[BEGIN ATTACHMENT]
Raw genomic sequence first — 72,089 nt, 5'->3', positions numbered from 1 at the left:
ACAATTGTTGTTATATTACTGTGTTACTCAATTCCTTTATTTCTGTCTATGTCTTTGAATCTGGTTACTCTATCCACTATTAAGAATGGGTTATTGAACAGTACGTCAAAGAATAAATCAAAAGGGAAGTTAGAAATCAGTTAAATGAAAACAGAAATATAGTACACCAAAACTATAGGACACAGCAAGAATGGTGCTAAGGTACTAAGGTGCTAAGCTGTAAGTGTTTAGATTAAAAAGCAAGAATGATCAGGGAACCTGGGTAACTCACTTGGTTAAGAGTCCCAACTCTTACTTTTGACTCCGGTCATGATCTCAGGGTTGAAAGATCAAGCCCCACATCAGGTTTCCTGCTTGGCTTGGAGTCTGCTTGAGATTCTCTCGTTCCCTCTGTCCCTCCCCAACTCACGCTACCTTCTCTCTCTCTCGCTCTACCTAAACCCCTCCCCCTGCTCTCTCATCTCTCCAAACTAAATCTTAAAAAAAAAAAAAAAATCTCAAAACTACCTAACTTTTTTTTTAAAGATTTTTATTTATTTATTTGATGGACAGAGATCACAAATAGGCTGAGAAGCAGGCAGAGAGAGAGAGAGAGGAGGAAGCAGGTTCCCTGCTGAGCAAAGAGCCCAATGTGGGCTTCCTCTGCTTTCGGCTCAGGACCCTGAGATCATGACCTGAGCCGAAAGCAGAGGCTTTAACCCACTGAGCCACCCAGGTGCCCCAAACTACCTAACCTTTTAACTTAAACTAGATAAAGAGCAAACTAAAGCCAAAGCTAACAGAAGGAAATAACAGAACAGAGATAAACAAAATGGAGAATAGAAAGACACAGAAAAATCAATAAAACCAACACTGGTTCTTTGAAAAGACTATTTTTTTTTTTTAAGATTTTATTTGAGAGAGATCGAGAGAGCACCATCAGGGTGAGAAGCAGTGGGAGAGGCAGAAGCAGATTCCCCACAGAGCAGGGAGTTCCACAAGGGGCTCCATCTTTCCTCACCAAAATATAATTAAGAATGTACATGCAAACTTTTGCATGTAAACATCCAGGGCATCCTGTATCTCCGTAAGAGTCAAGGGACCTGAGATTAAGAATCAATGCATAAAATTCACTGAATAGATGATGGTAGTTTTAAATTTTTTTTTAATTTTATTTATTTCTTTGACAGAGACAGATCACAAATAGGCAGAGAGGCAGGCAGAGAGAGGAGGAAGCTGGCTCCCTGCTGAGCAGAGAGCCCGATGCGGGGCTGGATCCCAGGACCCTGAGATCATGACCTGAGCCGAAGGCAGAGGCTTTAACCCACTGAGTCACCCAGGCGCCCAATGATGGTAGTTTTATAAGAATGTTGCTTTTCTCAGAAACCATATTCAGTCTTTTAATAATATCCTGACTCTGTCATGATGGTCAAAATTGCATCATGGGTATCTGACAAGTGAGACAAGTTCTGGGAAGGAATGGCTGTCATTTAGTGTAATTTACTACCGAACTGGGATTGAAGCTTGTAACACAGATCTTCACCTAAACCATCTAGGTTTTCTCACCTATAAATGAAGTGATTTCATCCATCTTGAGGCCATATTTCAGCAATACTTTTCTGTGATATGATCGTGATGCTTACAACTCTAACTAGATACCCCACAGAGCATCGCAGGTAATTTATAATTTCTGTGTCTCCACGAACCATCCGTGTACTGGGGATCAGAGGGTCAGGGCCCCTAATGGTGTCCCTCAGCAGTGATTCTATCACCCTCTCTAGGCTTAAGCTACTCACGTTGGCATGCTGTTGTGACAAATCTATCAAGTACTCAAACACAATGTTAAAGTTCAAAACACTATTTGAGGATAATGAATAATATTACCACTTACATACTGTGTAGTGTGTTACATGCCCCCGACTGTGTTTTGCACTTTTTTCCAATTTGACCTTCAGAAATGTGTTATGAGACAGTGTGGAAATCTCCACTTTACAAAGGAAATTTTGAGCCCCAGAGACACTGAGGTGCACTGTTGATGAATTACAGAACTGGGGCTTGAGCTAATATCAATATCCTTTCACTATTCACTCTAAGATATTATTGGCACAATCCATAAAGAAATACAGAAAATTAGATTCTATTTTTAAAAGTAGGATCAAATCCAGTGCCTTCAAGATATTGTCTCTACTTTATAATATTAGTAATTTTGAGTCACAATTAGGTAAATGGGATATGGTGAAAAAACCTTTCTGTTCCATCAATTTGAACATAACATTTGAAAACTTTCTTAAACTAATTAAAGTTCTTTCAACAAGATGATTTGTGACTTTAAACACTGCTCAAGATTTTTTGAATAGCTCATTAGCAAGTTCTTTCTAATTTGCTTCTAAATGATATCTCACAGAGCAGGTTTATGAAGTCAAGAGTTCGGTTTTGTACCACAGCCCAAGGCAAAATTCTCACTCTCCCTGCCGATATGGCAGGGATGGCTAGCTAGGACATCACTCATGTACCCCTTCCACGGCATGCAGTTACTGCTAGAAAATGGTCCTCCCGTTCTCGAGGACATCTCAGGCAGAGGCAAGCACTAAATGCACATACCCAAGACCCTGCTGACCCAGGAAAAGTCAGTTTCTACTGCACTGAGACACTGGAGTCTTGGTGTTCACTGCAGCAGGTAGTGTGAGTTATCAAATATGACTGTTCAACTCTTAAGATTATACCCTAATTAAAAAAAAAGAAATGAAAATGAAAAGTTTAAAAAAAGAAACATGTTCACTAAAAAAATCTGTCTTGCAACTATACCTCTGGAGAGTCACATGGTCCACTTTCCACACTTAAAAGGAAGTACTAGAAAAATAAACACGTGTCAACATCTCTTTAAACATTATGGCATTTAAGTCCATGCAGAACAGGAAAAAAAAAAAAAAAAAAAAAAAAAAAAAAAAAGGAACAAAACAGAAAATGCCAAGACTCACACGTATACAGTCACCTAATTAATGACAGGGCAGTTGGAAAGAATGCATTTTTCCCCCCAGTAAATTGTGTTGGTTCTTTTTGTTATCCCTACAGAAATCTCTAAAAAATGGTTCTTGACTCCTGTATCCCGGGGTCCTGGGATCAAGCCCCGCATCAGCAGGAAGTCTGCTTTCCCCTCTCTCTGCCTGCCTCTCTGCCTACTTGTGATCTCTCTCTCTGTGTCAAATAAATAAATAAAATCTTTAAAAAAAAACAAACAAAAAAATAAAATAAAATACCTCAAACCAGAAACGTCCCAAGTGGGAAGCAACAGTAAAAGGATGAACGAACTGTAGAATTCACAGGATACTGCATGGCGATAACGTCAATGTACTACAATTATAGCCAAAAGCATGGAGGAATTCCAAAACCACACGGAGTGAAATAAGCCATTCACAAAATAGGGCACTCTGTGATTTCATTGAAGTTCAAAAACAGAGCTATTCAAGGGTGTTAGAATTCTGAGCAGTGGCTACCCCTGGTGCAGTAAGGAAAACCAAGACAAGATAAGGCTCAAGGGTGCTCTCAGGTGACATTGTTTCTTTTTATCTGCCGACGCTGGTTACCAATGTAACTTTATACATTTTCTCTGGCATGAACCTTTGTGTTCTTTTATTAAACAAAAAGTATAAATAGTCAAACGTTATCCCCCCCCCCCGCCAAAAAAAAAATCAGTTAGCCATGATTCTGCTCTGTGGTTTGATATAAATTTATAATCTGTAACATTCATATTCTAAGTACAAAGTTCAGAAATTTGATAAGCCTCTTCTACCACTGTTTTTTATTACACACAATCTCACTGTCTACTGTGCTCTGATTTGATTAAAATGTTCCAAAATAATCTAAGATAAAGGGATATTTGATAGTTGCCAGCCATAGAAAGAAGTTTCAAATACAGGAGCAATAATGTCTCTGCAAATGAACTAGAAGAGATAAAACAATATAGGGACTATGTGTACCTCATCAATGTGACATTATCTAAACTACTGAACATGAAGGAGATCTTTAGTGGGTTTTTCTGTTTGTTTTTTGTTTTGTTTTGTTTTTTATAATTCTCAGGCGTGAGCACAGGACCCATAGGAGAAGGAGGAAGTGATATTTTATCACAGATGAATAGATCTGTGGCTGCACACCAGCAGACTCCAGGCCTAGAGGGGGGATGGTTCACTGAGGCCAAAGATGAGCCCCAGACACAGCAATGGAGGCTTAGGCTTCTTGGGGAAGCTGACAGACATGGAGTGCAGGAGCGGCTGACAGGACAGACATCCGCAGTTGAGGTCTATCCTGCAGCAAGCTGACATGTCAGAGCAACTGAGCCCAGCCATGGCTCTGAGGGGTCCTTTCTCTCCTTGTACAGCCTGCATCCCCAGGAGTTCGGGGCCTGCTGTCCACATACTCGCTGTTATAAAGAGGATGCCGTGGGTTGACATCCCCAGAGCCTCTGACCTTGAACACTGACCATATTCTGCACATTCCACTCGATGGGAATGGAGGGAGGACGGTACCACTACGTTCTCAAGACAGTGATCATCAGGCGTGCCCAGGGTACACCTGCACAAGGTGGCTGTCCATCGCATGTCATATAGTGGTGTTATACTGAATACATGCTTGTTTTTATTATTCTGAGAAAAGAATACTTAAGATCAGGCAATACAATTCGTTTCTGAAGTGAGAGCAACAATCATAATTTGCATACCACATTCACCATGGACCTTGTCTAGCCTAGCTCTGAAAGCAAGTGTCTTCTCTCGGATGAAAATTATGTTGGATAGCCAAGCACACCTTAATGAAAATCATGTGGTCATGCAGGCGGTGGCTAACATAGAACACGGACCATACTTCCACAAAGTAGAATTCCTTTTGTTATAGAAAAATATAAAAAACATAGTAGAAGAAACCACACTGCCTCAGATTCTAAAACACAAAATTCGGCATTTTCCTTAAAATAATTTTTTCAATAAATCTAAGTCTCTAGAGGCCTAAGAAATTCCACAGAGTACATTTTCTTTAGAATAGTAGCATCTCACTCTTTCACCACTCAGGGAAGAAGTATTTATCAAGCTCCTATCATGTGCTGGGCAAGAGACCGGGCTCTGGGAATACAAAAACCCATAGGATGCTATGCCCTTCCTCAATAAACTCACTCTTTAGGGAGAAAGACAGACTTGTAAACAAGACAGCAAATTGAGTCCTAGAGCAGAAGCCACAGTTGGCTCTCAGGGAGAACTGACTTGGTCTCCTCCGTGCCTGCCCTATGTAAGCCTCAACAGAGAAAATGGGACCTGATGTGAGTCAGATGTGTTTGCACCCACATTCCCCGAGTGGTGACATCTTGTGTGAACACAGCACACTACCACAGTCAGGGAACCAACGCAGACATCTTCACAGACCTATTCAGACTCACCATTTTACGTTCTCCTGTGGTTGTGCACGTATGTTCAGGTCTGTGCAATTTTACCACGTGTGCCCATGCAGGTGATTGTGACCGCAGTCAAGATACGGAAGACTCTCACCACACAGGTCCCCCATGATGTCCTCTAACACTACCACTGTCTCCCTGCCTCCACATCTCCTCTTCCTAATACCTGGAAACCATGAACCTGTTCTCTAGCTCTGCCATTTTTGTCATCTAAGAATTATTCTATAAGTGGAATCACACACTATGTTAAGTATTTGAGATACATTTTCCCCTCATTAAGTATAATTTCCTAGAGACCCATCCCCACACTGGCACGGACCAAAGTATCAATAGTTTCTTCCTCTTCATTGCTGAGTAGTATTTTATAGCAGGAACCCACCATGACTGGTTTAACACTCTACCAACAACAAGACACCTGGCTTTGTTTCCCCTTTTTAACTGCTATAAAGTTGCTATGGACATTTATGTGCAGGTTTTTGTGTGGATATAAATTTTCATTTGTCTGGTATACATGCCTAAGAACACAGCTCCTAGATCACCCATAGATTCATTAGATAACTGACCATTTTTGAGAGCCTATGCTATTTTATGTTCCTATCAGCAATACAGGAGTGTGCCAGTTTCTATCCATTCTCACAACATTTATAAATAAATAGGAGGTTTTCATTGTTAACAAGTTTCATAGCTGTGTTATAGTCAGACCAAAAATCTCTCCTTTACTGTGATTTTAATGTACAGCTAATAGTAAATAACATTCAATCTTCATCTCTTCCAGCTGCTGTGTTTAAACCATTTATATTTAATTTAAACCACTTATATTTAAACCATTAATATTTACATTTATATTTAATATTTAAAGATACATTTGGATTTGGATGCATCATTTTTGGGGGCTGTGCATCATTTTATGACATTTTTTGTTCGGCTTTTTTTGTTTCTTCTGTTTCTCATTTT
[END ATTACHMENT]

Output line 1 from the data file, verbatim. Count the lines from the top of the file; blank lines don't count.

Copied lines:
Raw genomic sequence first — 72,089 nt, 5'->3', positions numbered from 1 at the left: